Mountain Hawk Heroes: Women’s Basketball Alum Kaela Pearce
Every Wednesday, Lehigh Athletics, Lehigh Valley Health Network and Coordinated Health is proud to recognize a Mountain Hawk Hero – someone associated with Lehigh Athletics who is making a difference in the medical field. We wrap up the series today with women’s basketball alum Kaela Pearce ’08.
Previous Mountain Hawk Heroes
December 16: Tara Santoroski Hood (Track and Field Alum)
December 9: Mercedes Grubb (Field Hockey Alum)
December 2: Halie Carter (Track and Field Alum)
November 25: Sarah Cassidy (Track and Field Alum)
November 18: Shannon Alejandro (Track and Field/Cross Country Alum)
November 11: Simon Voorhees (Track and Field/Cross Country Alum)
November 4: Michael Metzger (Men’s Lacrosse Alum)
October 28: Jen (Lance) Sikorski (Rowing Alum)
October 21: Shannon Wright (Track and Field/Cross Country Alum)
October 14: Darren Saks (Men’s Soccer Alum)
October 7: Jenny Warner Southard (Track and Field Alum)
September 30: Taylor Wise (Swimming and Diving Alum)
September 23: Matt Christman (Track and Field Alum)
September 16: Steph Fratoni (Field Hockey Alum)
September 9: Mike Price (Swimming and Diving Alum)
September 2: Yasmin Deliz (Track and Field Alum)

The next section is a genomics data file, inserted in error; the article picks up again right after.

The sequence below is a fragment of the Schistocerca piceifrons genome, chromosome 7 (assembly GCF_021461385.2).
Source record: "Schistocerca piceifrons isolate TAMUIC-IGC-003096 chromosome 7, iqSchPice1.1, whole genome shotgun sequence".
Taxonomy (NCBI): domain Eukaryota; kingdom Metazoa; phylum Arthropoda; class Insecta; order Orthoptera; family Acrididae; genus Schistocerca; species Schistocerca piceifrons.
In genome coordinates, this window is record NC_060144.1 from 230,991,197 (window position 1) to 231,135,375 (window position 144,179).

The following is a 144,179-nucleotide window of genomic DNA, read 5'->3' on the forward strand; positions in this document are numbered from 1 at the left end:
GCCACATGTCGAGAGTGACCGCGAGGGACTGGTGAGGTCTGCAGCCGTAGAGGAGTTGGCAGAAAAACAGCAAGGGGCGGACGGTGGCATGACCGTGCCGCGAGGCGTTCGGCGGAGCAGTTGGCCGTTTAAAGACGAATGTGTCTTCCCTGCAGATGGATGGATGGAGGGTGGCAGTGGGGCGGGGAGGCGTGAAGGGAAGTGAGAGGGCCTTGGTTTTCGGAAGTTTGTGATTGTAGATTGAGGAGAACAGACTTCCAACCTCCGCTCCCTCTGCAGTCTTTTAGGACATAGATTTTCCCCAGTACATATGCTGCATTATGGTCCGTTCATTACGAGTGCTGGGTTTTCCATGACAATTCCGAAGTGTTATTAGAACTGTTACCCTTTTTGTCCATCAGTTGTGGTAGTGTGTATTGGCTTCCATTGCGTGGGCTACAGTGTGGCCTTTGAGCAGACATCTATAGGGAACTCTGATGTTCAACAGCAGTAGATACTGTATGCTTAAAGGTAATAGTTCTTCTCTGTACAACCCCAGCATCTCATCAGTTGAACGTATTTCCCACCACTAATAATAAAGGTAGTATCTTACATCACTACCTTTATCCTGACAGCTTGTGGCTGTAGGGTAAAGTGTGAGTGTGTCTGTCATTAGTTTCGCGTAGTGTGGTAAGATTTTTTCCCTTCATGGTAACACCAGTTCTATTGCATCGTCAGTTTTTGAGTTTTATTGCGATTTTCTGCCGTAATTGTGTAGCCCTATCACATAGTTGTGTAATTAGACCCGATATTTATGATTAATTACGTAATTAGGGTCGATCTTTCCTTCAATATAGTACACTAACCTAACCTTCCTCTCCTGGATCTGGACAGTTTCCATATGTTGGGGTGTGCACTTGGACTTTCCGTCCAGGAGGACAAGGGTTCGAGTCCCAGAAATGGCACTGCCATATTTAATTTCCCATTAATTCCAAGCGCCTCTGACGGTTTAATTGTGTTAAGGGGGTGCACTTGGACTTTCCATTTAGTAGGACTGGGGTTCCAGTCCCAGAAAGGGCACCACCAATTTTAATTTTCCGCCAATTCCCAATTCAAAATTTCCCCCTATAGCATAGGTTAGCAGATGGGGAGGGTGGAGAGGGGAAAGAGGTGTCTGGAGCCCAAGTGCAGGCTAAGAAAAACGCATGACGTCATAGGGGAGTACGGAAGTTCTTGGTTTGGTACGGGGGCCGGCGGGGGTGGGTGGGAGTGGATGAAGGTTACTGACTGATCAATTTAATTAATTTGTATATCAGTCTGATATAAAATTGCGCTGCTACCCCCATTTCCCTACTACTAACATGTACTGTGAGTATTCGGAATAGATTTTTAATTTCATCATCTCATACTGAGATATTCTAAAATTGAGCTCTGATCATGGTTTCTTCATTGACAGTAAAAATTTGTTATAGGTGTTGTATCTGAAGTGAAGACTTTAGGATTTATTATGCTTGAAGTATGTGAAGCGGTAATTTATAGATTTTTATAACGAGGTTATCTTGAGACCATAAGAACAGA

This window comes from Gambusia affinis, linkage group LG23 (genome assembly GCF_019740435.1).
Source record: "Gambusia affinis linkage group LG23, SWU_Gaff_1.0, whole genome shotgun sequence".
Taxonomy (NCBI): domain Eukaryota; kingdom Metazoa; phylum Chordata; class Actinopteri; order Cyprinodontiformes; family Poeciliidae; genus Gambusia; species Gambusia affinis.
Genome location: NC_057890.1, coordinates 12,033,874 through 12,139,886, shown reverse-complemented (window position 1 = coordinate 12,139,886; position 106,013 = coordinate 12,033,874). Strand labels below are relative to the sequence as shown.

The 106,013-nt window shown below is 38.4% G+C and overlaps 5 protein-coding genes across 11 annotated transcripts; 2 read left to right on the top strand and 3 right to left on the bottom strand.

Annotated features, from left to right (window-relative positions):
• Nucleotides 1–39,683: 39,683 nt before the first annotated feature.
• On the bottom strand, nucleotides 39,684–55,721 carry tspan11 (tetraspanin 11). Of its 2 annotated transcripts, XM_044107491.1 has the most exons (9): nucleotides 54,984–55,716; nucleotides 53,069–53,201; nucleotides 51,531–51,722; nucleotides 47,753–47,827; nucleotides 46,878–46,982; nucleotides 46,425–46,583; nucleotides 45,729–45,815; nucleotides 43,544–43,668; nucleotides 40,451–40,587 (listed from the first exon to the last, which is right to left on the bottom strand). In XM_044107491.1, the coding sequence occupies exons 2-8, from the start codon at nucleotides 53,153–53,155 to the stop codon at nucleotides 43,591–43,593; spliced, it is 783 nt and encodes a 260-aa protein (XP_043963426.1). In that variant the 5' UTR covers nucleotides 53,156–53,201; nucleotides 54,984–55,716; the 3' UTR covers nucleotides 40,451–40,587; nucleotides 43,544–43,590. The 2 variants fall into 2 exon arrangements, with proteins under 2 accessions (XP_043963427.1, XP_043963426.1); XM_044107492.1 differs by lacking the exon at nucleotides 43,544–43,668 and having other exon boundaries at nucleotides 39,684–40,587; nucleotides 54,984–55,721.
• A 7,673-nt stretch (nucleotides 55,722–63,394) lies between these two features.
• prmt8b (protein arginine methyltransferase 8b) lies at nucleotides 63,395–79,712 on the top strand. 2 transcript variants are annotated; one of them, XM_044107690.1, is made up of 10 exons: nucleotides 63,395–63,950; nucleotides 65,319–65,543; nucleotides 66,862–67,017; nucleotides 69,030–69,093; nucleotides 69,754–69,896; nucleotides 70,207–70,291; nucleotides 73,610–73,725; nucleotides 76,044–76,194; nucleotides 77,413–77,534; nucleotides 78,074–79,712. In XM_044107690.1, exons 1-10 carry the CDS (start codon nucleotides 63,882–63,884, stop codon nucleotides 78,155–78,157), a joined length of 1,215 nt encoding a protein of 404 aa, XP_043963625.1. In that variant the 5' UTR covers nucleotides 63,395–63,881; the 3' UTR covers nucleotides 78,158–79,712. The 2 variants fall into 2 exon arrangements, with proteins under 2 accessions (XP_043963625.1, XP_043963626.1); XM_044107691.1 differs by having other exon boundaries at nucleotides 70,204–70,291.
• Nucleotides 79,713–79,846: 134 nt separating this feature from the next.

August 26: Evan Guerrero (Men’s Lacrosse Alum)
August 19: Ross Biggs (Baseball Alum)
August 12: Cynthia Izuno Macri (Soccer Alum)
August 5: Susan Westman (Rowing Student-Athlete)
July 29: Megan Hetzel (Track and Field/Cross Country Alum)
July 22: Lexi Martins (Women’s Basketball Alum)
July 15: Nii Daako-Darko (Track and Field/Cross Country Alum)
July 8: Ali Linsk Butash (Softball Alum)
July 1: Kimberly Scotto-Wetzel & Jonathan Wetzel (Track and Field/Cross Country Alums)
June 24: Robert Bonow (Men’s Basketball Alum)
June 17: Morgan Decker (Softball Alum)
June 10: Jim Guzzo (Former Quarterback)
June 3: Amina Affini (Women’s Basketball Alum)
May 27: Natalie Krane (Women’s Soccer Alum)
May 20: Tricia Klein (Women’s Golf Assistant Coach)
By: Justin Lafleur, Lehigh Sports Communications
Kaela Pearce looks up to her older brother, who is in the Air Force.
“This is a common quote, but he’s always said when you have a gift, you also have a responsibility,” said Kaela.
“I have always felt a responsibility to give back.”
Kaela followed in her brother’s footsteps, but as a military doctor. Giving back has been a theme throughout Pearce’s life.
“My mom is a teacher and my dad was in sales,” she said. “They’re constantly giving back to other people – to other cousins, family members, neighbors. I learned that lesson from my parents at a very, very young age. We’re supposed to help other people, give back and serve our community.”
Pearce is currently an obstetrician and gynecologist, practicing as an attending physician at the Brooke Army Medical Center in San Antonio.
“I’m active duty Air Force,” she said. “This is a joint base, so it’s mostly Air Force and Army. I’ve been here for two and a half years after finishing residency in 2018 at Walter Reed National Military Medical Center up in Bethesda, Maryland.